Tag Archives: monopoly

Price Discrimination

24 Jul

Price Discrimination

      In all previous articles I assumed that monopolists charge a single price to all buyers. But under some conditions monopolists can increase their revenues by charging different prices to different demanders.  By doing this kind of act monopolist is engaging in price discrimination, the practice of selling of the same product to different buyers when the price difference aren’t justified by difference in cost.
   In order to engage in price discrimination there are some conditions that must be realized:

  • Market segregation– the seller should be able to differentiate the buyers into different classes, each of them having different wants and abilities to pay for the product.  This division of buyers is usually related to different elasticities of demand.
  • Monopoly power– another important characteristic is that seller should be a monopolist or at least to possess some monopoly power, so that he may control the quantity output and the price.
  • No resale-The original buyer mustn’t be able to resell the good or service. Otherwise, if the buyer from low-price segment is able to sell the goods purchased to buyers from high-price segment, then our seller will have some competition in high-price segment. This competition will reduce the price and will cancel seller’s price discrimination policy.

Examples of Price Discrimination
   Some movie theatre or golf clubs differentiate their charge on the basis of time ( lower rates in the night and higher rates in the evening) and age(younger- lower ability to pay, so less money is charged).  Another example can serve railroads where shipper of 1 tone of jewelry is charge more than a shipper of 1 tone of tomatoes.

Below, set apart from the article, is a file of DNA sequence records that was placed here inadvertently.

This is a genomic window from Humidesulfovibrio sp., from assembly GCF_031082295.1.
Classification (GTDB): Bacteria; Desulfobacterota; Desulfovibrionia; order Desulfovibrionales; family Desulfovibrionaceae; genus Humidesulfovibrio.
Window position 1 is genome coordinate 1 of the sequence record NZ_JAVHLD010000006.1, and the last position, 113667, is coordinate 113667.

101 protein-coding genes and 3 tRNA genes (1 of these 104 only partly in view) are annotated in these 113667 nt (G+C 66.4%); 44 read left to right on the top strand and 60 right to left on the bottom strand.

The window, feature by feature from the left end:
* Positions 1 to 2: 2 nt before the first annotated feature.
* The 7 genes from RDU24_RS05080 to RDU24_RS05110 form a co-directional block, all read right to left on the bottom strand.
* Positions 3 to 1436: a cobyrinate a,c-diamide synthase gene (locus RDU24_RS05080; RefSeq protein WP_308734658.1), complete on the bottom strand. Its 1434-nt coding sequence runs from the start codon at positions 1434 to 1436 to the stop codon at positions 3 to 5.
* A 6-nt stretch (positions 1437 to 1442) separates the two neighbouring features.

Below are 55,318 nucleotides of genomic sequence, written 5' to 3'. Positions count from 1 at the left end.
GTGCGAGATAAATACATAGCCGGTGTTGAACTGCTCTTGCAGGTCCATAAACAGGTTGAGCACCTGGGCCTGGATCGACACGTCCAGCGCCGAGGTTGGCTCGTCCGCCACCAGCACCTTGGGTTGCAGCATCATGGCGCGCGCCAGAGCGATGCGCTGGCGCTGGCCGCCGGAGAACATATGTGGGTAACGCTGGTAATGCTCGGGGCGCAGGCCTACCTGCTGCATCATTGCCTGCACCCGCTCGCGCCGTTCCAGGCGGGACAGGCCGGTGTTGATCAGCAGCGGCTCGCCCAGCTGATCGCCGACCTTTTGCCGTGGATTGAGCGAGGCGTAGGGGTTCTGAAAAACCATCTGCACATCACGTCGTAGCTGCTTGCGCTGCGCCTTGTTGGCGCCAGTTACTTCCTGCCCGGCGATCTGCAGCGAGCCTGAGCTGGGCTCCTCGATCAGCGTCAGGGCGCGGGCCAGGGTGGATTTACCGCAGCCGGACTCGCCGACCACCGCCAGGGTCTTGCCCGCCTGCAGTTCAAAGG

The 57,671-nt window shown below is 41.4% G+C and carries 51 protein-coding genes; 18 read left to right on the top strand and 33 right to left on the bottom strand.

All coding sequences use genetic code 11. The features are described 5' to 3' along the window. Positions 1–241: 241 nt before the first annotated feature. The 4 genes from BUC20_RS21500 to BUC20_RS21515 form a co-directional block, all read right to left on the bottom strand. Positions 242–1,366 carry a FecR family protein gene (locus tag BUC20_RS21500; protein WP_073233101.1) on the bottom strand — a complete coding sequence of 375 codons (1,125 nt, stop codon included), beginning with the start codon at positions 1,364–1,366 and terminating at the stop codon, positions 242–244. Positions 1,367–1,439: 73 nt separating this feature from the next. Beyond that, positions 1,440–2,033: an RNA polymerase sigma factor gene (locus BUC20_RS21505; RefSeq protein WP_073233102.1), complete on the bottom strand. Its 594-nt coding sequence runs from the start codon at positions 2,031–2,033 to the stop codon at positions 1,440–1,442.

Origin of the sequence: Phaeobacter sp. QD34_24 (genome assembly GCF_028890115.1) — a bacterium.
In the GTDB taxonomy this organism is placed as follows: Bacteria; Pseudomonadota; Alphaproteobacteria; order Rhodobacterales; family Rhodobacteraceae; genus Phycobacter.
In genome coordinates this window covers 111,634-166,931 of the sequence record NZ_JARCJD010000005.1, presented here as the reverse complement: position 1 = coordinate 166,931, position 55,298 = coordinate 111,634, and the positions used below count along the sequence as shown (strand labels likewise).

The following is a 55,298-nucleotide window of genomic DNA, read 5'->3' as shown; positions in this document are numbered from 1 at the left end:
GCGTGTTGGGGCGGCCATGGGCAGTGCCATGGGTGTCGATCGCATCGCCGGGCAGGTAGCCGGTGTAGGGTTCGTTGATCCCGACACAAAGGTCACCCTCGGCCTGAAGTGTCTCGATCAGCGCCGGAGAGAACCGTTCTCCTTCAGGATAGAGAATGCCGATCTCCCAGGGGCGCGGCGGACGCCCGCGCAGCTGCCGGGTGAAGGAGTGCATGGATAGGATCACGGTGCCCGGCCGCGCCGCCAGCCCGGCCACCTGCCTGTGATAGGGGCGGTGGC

Consequences of price discrimination
   Monopolist can increase its revenue by practicing price discrimination. At the same time, perfect price discrimination results in an increase of output. In this case each consumer pays the price that he or she is willing rather than to forgo the product.
   Other things equal, the monopolist that practices perfect price discrimination is producing a higher quantity of output than the monopolist that isn’t practicing it. When the non-discriminating monopolist lowers its price to sell additional unit, this lower price is applied not only to additional output but also to the prior units. So the non-discriminating monopolist’s marginal revenue falls more rapidly than the price and, marginal revenue, graphically, lies below demand curve. However when a discriminating monopolist lowers its price, this reduced price is applied only to additional units sold not to prior units. Thus marginal revenue equals price for each unit of output, graphically MR and Demand curve coincide.